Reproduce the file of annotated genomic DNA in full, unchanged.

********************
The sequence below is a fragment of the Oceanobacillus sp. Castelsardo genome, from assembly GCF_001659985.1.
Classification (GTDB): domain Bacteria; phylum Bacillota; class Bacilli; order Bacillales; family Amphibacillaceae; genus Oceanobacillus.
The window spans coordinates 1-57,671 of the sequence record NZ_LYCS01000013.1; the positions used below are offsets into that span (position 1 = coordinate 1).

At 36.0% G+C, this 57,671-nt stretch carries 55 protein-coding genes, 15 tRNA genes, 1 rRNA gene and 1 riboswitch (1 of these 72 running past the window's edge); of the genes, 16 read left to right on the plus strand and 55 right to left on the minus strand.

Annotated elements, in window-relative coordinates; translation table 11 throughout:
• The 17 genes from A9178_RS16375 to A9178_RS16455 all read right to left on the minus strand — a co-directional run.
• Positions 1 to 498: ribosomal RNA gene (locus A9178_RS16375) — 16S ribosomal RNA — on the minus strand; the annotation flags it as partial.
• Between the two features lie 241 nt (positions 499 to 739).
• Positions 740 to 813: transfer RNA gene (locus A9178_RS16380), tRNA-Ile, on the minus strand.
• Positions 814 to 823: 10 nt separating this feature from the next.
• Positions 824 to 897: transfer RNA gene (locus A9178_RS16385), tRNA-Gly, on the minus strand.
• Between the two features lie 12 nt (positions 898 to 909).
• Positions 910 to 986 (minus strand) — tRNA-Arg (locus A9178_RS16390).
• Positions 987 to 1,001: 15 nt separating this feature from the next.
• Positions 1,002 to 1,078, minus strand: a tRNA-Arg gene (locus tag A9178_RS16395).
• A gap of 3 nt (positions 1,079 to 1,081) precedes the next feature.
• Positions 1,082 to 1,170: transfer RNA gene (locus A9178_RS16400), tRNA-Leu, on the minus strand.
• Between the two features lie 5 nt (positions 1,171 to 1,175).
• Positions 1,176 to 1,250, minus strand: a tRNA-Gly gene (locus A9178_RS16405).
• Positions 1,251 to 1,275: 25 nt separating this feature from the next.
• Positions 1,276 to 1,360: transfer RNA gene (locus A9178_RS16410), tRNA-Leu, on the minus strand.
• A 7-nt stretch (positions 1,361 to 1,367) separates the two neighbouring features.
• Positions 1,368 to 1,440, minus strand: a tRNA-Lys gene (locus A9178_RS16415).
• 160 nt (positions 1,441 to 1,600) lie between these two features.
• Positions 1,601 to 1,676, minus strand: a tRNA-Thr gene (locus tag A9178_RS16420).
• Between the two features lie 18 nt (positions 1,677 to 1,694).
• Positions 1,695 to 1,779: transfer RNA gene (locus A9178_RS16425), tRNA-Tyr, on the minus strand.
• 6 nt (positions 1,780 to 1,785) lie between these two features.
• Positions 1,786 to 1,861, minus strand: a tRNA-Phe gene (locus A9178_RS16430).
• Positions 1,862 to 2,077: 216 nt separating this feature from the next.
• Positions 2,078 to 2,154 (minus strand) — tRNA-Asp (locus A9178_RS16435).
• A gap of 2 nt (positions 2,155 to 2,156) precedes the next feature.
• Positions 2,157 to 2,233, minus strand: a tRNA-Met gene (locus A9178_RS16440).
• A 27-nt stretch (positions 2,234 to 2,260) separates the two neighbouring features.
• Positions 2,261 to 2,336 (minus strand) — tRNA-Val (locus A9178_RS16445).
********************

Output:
The sequence below is a fragment of the Oceanobacillus sp. Castelsardo genome, from assembly GCF_001659985.1.
Classification (GTDB): domain Bacteria; phylum Bacillota; class Bacilli; order Bacillales; family Amphibacillaceae; genus Oceanobacillus.
The window spans coordinates 1-57,671 of the sequence record NZ_LYCS01000013.1; the positions used below are offsets into that span (position 1 = coordinate 1).

At 36.0% G+C, this 57,671-nt stretch carries 55 protein-coding genes, 15 tRNA genes, 1 rRNA gene and 1 riboswitch (1 of these 72 running past the window's edge); of the genes, 16 read left to right on the plus strand and 55 right to left on the minus strand.

Annotated elements, in window-relative coordinates; translation table 11 throughout:
• The 17 genes from A9178_RS16375 to A9178_RS16455 all read right to left on the minus strand — a co-directional run.
• Positions 1 to 498: ribosomal RNA gene (locus A9178_RS16375) — 16S ribosomal RNA — on the minus strand; the annotation flags it as partial.
• Between the two features lie 241 nt (positions 499 to 739).
• Positions 740 to 813: transfer RNA gene (locus A9178_RS16380), tRNA-Ile, on the minus strand.
• Positions 814 to 823: 10 nt separating this feature from the next.
• Positions 824 to 897: transfer RNA gene (locus A9178_RS16385), tRNA-Gly, on the minus strand.
• Between the two features lie 12 nt (positions 898 to 909).
• Positions 910 to 986 (minus strand) — tRNA-Arg (locus A9178_RS16390).
• Positions 987 to 1,001: 15 nt separating this feature from the next.
• Positions 1,002 to 1,078, minus strand: a tRNA-Arg gene (locus tag A9178_RS16395).
• A gap of 3 nt (positions 1,079 to 1,081) precedes the next feature.
• Positions 1,082 to 1,170: transfer RNA gene (locus A9178_RS16400), tRNA-Leu, on the minus strand.
• Between the two features lie 5 nt (positions 1,171 to 1,175).
• Positions 1,176 to 1,250, minus strand: a tRNA-Gly gene (locus A9178_RS16405).
• Positions 1,251 to 1,275: 25 nt separating this feature from the next.
• Positions 1,276 to 1,360: transfer RNA gene (locus A9178_RS16410), tRNA-Leu, on the minus strand.
• A 7-nt stretch (positions 1,361 to 1,367) separates the two neighbouring features.
• Positions 1,368 to 1,440, minus strand: a tRNA-Lys gene (locus A9178_RS16415).
• 160 nt (positions 1,441 to 1,600) lie between these two features.
• Positions 1,601 to 1,676, minus strand: a tRNA-Thr gene (locus tag A9178_RS16420).
• Between the two features lie 18 nt (positions 1,677 to 1,694).
• Positions 1,695 to 1,779: transfer RNA gene (locus A9178_RS16425), tRNA-Tyr, on the minus strand.
• 6 nt (positions 1,780 to 1,785) lie between these two features.
• Positions 1,786 to 1,861, minus strand: a tRNA-Phe gene (locus A9178_RS16430).
• Positions 1,862 to 2,077: 216 nt separating this feature from the next.
• Positions 2,078 to 2,154 (minus strand) — tRNA-Asp (locus A9178_RS16435).
• A gap of 2 nt (positions 2,155 to 2,156) precedes the next feature.
• Positions 2,157 to 2,233, minus strand: a tRNA-Met gene (locus A9178_RS16440).
• A 27-nt stretch (positions 2,234 to 2,260) separates the two neighbouring features.
• Positions 2,261 to 2,336 (minus strand) — tRNA-Val (locus A9178_RS16445).